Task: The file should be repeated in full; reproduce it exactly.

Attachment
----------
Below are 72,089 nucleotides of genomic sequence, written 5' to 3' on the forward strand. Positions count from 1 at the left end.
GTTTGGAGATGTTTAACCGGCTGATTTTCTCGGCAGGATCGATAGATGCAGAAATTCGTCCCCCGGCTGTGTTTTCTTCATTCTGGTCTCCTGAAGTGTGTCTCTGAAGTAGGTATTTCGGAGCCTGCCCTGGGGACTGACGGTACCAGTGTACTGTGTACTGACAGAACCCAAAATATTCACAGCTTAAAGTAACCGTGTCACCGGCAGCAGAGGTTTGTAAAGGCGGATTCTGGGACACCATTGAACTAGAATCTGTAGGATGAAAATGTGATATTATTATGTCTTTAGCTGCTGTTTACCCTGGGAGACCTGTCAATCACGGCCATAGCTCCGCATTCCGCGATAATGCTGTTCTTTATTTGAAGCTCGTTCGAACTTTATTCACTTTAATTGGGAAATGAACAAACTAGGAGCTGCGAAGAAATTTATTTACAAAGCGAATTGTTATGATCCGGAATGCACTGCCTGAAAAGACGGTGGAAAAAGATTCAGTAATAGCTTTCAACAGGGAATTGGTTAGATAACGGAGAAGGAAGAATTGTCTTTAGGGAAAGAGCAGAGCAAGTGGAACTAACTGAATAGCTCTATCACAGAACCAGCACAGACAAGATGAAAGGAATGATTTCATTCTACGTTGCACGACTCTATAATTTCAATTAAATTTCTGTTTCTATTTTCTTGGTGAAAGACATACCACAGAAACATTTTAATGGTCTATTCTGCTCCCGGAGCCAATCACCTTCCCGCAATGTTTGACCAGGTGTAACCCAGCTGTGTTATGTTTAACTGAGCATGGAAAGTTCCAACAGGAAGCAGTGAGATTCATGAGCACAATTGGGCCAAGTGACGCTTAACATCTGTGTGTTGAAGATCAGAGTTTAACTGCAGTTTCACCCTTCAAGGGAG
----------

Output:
Below are 72,089 nucleotides of genomic sequence, written 5' to 3' on the forward strand. Positions count from 1 at the left end.
GTTTGGAGATGTTTAACCGGCTGATTTTCTCGGCAGGATCGATAGATGCAGAAATTCGTCCCCCGGCTGTGTTTTCTTCATTCTGGTCTCCTGAAGTGTGTCTCTGAAGTAGGTATTTCGGAGCCTGCCCTGGGGACTGACGGTACCAGTGTACTGTGTACTGACAGAACCCAAAATATTCACAGCTTAAAGTAACCGTGTCACCGGCAGCAGAGGTTTGTAAAGGCGGATTCTGGGACACCATTGAACTAGAATCTGTAGGATGAAAATGTGATATTATTATGTCTTTAGCTGCTGTTTACCCTGGGAGACCTGTCAATCACGGCCATAGCTCCGCATTCCGCGATAATGCTGTTCTTTATTTGAAGCTCGTTCGAACTTTATTCACTTTAATTGGGAAATGAACAAACTAGGAGCTGCGAAGAAATTTATTTACAAAGCGAATTGTTATGATCCGGAATGCACTGCCTGAAAAGACGGTGGAAAAAGATTCAGTAATAGCTTTCAACAGGGAATTGGTTAGATAACGGAGAAGGAAGAATTGTCTTTAGGGAAAGAGCAGAGCAAGTGGAACTAACTGAATAGCTCTATCACAGAACCAGCACAGACAAGATGAAAGGAATGATTTCATTCTACGTTGCACGACTCTATAATTTCAATTAAATTTCTGTTTCTATTTTCTTGGTGAAAGACATACCACAGAAACATTTTAATGGTCTATTCTGCTCCCGGAGCCAATCACCTTCCCGCAATGTTTGACCAGGTGTAACCCAGCTGTGTTATGTTTAACTGAGCATGGAAAGTTCCAACAGGAAGCAGTGAGATTCATGAGCACAATTGGGCCAAGTGACGCTTAACATCTGTGTGTTGAAGATCAGAGTTTAACTGCAGTTTCACCCTTCAAGGGAG